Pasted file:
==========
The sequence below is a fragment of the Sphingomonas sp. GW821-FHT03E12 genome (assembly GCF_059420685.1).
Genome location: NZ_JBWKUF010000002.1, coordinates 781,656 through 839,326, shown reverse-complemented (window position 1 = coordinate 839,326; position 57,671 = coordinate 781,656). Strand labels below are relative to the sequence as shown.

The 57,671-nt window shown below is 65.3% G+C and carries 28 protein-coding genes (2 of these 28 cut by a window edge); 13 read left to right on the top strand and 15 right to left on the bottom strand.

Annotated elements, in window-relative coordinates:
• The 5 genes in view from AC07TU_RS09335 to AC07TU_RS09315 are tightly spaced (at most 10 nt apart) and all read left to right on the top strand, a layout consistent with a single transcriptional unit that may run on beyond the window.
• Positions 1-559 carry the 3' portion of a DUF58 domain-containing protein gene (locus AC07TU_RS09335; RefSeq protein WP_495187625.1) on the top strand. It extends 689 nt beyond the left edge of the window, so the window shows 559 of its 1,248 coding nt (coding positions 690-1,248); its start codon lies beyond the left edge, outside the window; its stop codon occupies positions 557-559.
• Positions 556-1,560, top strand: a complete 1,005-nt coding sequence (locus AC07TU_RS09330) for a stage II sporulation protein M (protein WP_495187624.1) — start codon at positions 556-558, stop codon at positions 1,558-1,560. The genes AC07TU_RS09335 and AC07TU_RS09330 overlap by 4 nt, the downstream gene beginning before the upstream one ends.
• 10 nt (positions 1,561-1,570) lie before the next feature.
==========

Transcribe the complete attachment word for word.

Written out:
The sequence below is a fragment of the Sphingomonas sp. GW821-FHT03E12 genome (assembly GCF_059420685.1).
Genome location: NZ_JBWKUF010000002.1, coordinates 781,656 through 839,326, shown reverse-complemented (window position 1 = coordinate 839,326; position 57,671 = coordinate 781,656). Strand labels below are relative to the sequence as shown.

The 57,671-nt window shown below is 65.3% G+C and carries 28 protein-coding genes (2 of these 28 cut by a window edge); 13 read left to right on the top strand and 15 right to left on the bottom strand.

Annotated elements, in window-relative coordinates:
• The 5 genes in view from AC07TU_RS09335 to AC07TU_RS09315 are tightly spaced (at most 10 nt apart) and all read left to right on the top strand, a layout consistent with a single transcriptional unit that may run on beyond the window.
• Positions 1-559 carry the 3' portion of a DUF58 domain-containing protein gene (locus AC07TU_RS09335; RefSeq protein WP_495187625.1) on the top strand. It extends 689 nt beyond the left edge of the window, so the window shows 559 of its 1,248 coding nt (coding positions 690-1,248); its start codon lies beyond the left edge, outside the window; its stop codon occupies positions 557-559.
• Positions 556-1,560, top strand: a complete 1,005-nt coding sequence (locus AC07TU_RS09330) for a stage II sporulation protein M (protein WP_495187624.1) — start codon at positions 556-558, stop codon at positions 1,558-1,560. The genes AC07TU_RS09335 and AC07TU_RS09330 overlap by 4 nt, the downstream gene beginning before the upstream one ends.
• 10 nt (positions 1,561-1,570) lie before the next feature.